Under plans being proposed by the government, those university students who purchase essays online could face fines and a criminal record.
To combat the growing essay writing industry, the government is looking to introduce tough new rules amid concerns the quality of a British university degree is under threat.
Recent reports suggest as many as 20,000 students enrolled at British universities are paying thousands of pounds for bespoke essays in order to obtain degrees.
The Department of Education has announced it is in consultation with universities over how to crackdown on cheating students.
The DfE is currently consulting on a variety of proposals with higher education bodies, ranging from fines, academic blacklists and even criminal records for students found submitting professionally written essays.
Commenting on the matter, a spokeswoman for DfE said a change in the law was something that could be considered in the future.
The new guidance is due to be implemented in September so it coincides with the start of the next academic year.
Commenting on the announcement, Universities Minister Jo Johnson said: "This form of cheating is unacceptable and every university should have strong policies and sanctions in place to detect and deal with it.
"Essay mill websites threaten to undermine the high-quality reputation of a UK degree so it is vital that the sector work together to address this in a consistent and robust way."
Although universities use anti-plagiarism software to detect when academic texts have been copied, students submitting bespoke essays as their own can circumvent the software in place, meaning examiners are powerless to prevent foul play.
Oxford University has denied claims it is to open an overseas campus in response to Brexit.
The statement was released after reports emerged that French officials had spoken to senior staff at Oxford to propose a new 'satellite' base in Paris, with construction beginning as early as 2018.
However, Oxford University has dismissed the claims and a spokesman from the university said: "The university has received several constructive and helpful proposals from European colleagues since the Brexit vote. We are not, however, pursuing the model of a campus overseas."
It's understood informal talks have been held with several other UK universities, including Cambridge and Warwick, as part of an active campaign to lure British jobs to Paris.
The talks are said to have taken place in response to the UK's decision to leave the EU, as a campus in Paris, with French legal status, would allow a university to continue to benefit from EU funding.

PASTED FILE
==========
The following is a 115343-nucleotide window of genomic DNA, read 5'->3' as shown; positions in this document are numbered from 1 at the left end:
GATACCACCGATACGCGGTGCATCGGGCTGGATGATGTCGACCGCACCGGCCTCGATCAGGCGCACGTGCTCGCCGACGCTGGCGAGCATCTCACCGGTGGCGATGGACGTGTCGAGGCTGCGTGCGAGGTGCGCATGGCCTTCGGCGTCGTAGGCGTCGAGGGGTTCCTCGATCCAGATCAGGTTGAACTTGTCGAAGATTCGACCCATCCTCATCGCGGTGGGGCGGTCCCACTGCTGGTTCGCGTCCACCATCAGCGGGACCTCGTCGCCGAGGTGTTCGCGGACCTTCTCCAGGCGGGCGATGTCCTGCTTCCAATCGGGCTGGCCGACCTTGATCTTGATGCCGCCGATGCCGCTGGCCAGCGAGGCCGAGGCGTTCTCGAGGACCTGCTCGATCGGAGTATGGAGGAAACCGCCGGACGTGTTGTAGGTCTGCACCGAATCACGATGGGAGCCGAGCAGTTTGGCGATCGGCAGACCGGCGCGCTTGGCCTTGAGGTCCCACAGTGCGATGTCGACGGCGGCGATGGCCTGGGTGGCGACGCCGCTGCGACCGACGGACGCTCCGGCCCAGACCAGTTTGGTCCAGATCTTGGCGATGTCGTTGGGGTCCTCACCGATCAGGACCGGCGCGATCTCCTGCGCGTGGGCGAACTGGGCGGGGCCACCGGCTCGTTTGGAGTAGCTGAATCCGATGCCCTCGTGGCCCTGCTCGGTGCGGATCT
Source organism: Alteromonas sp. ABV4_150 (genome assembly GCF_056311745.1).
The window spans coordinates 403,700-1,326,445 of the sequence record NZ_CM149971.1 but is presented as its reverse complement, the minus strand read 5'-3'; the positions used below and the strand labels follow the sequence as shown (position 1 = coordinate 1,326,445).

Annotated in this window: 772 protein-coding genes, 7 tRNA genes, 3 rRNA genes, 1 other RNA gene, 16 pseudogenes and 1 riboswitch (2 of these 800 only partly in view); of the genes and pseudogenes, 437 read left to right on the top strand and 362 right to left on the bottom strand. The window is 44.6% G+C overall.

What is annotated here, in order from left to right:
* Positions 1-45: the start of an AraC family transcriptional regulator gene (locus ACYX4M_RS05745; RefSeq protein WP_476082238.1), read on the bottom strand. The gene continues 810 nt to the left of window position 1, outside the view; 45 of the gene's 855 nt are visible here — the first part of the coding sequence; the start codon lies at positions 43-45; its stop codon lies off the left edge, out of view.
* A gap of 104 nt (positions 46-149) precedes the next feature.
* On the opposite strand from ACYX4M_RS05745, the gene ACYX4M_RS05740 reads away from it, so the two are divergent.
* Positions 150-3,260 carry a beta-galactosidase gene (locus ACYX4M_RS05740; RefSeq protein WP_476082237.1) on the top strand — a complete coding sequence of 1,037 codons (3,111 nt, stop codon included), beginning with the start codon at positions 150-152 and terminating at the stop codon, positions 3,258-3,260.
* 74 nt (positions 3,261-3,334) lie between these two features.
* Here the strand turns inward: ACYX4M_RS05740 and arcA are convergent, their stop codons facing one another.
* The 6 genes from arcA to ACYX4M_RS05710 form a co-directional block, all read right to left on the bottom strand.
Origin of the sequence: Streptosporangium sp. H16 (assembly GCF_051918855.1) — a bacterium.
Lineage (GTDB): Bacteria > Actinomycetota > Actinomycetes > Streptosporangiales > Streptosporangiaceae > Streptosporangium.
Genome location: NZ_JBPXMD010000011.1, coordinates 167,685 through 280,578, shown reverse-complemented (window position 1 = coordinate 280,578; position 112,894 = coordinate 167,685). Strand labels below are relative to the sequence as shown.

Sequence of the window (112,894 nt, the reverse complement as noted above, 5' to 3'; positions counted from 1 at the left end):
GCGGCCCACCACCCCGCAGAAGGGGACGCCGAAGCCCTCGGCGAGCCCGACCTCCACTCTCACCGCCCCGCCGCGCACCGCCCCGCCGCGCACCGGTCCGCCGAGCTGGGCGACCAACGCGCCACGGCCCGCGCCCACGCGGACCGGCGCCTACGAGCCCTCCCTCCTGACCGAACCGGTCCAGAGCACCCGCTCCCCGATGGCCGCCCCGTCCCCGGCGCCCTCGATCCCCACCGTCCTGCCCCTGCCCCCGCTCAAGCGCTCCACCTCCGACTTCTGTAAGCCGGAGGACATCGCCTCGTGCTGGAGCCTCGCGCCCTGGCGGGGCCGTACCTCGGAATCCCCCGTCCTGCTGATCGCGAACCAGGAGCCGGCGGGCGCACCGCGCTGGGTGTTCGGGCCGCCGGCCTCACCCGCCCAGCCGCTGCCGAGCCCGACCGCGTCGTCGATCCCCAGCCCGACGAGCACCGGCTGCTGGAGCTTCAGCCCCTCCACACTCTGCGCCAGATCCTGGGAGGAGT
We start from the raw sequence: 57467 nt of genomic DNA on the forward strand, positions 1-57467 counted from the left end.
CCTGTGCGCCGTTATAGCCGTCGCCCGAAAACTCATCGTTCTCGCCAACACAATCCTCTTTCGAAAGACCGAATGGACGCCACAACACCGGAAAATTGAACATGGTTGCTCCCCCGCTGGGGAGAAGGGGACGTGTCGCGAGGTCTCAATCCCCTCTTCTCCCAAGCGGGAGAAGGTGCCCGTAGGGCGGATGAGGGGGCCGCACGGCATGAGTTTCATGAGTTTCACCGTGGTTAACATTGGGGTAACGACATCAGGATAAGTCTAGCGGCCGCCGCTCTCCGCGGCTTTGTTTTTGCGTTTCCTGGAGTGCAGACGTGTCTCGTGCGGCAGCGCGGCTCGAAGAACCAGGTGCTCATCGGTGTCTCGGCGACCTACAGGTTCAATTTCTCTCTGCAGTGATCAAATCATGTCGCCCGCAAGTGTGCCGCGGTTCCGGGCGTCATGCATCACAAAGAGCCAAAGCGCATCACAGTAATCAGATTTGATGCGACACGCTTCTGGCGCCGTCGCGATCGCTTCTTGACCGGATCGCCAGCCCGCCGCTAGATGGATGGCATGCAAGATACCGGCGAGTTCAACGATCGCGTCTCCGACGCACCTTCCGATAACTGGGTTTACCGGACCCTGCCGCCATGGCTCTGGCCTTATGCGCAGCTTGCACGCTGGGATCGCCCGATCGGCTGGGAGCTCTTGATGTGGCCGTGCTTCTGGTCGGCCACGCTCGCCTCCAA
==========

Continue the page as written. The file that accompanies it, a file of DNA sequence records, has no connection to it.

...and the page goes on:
The proposals suggest the creation of joint research laboratories and degree courses between British and French universities, on top of plans to relocate existing degrees and study programmes.
In addition, French officials are supposedly offering several institutions the chance to open a campus on the site of a development at the University of Paris-Seine to the north of Paris. The land would therefore effectively be free, although they would need to cover the costs associated with building labs and lecture theatres.
Jean-Michel Blanquer, a former director-general of the French ministry of education and now managing director of the highly regarded Essec Business School, confirmed that talks between a number of universities and the French government were taking place.
Mr Blanquer also suggested that although the UK government has said it will try to strike a deal to ensure British universities continue to participate in EU research projects, in the medium term they will inevitably be squeezed out.
Cambridge University may have to drop its long-standing tradition of posting students' exam results outside Senate House under new data protection laws.
The 250-year old tradition has been taking place in Cambridge since 1748, but in May 2018, the General Data Protection Regulation (GDPR) will come into effect, hardening existing data protection laws.
The GDPR may make it illegal for the university to continue publishing details of its students under its current scheme and the university has confirmed they are considering other options, such as an opt-in arrangement.
A spokesman for the university said: "Under new Data Protection legislation, which is due to come into force in May 2018, greater emphasis is placed on an individual's right to choose how their data is collected and used, and on an organisation's responsibility to reflect this in its policies and procedures.
"The University is currently considering the potential effects of this legislation - including the possibility that the public display of class lists may change to an opt-in system - but not decisions have yet been made."
At the end of last year, university students voted to retain the traditional class lists, with university fellows voting the same way the following month.
A report commissioned for the city council has suggested an increasing need for student accommodation in the city.
Although the report revealed that the University of Cambridge accommodates much of its students in university-owned housing, Anglia Ruskin University and other institutions have very little directly-owned accommodation. As a result, students are more likely to live in privately owned halls, shared housing or the family home.